Battery disconnecting is an operation that occurs, or at least should occur, on nearly every car that is repaired. Welding discharges substantial energy in order to generate heat to melt metal. It’s easy to understand the amount of heat required to melt metal, now realize that during welding the metal is reaching that temperature instantly. For this instant melting of metal, a focused and intense amount of energy is needed. Car computer systems operate on 12-volt DC current, with some sensors using a 5v reference. Welders operate on no less than 110-volt AC current and when grounded to the vehicle body, represent a real risk to every ECU on the vehicle. Even a stud gun or a dent puller sends energy into the metal to weld the tip of the machine to the panel. Those, too, are 110-volt current, and again, they, too, take an intense energy
|(Photo courtesy of Pete Meier) Working on a hybrid? Don't attempt to disconnect the HV battery or any of its related components without proper training and safety equipment."|
When the vehicle's battery is connected, a path to all of its electrical systems potentially exists. The energy from the welders can therefore over energize and thus damage the electrical components. Any time a welder or dent puller is used a battery should be disconnected. There is one more area that always requires the battery to be disconnected prior to repair, and that is when working on SRS components. In addition to disconnecting the battery, most OEMs specify a period of time that you must wait prior to disconnecting any of these system components to avoid accidental deployment.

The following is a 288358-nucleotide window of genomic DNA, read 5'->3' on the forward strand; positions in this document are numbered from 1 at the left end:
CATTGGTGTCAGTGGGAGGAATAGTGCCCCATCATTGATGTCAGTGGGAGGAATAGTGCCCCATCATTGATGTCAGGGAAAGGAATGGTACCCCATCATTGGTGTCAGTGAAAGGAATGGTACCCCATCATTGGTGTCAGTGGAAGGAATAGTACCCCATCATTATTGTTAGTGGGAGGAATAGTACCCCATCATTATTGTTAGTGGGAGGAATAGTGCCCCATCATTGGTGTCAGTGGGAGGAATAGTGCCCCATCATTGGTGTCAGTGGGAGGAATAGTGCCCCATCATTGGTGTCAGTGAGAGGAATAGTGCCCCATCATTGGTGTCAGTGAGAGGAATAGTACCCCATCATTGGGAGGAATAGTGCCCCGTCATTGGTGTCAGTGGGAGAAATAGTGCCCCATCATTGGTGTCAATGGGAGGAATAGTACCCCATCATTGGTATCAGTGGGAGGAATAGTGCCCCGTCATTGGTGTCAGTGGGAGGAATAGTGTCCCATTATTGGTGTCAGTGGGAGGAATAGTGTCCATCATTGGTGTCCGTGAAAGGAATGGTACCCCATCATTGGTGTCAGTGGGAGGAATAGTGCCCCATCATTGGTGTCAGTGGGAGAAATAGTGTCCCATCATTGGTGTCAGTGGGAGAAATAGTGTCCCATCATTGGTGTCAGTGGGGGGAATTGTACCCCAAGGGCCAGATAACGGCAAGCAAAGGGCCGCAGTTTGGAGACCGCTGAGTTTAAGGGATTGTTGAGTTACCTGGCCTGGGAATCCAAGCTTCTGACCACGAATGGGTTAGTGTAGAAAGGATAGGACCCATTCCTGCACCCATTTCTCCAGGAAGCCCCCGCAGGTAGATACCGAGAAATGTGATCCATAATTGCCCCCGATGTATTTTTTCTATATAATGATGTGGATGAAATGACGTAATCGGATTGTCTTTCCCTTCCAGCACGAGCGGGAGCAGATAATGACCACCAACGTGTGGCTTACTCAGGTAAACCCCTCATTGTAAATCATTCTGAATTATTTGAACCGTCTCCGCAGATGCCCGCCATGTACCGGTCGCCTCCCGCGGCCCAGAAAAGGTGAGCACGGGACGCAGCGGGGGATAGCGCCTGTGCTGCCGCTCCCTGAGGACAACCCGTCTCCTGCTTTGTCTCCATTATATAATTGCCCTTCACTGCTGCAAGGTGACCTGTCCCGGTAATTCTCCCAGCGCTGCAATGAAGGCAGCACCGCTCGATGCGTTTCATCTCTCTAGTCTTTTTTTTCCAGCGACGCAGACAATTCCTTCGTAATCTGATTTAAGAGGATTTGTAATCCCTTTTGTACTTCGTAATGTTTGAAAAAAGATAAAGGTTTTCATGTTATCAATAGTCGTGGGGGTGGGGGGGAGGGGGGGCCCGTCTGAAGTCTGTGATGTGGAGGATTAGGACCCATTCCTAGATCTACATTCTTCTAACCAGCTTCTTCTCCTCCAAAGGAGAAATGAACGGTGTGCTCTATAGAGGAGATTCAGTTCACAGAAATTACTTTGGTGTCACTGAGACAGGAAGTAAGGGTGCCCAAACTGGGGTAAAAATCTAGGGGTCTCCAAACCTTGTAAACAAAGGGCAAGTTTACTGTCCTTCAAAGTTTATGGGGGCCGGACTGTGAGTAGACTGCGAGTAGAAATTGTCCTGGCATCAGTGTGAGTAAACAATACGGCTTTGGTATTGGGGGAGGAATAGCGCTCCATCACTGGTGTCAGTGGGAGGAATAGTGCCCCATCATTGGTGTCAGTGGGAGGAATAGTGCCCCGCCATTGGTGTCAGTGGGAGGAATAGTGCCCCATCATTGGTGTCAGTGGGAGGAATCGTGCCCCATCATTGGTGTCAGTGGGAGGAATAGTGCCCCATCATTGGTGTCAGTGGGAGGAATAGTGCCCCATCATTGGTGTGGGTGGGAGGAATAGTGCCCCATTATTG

Vehicles are now often equipped with two batteries, a primary battery and an auxiliary battery. With the large array of computer systems vehicles today are having to share responsibilities across multiple batteries. The primary battery takes care of the standard vehicle operations, the starter, engine control, and other basic features. The auxiliary battery will handle things like navigation, advanced air conditioning systems, lighting and other high power using accessories. It is critical to know if the vehicle being worked on has just one battery or multiple batteries. Disconnecting only the primary battery will not suffice in proper electronic protection during welding, SRS repair, or other repairs that require the primary battery to be disconnected. The auxiliary battery may not be located near the primary battery or even with-in eye site. It is critical to pull repair procedures to discover if a vehicle has additional batteries and if so where they are.
The high voltage batteries used in hybrids is a story all by itself. These vehicles also have an auxiliary 12v battery in addition to the HV battery. Don't attempt to disconnect any HV battery or HV system component without proper training and safety equipment.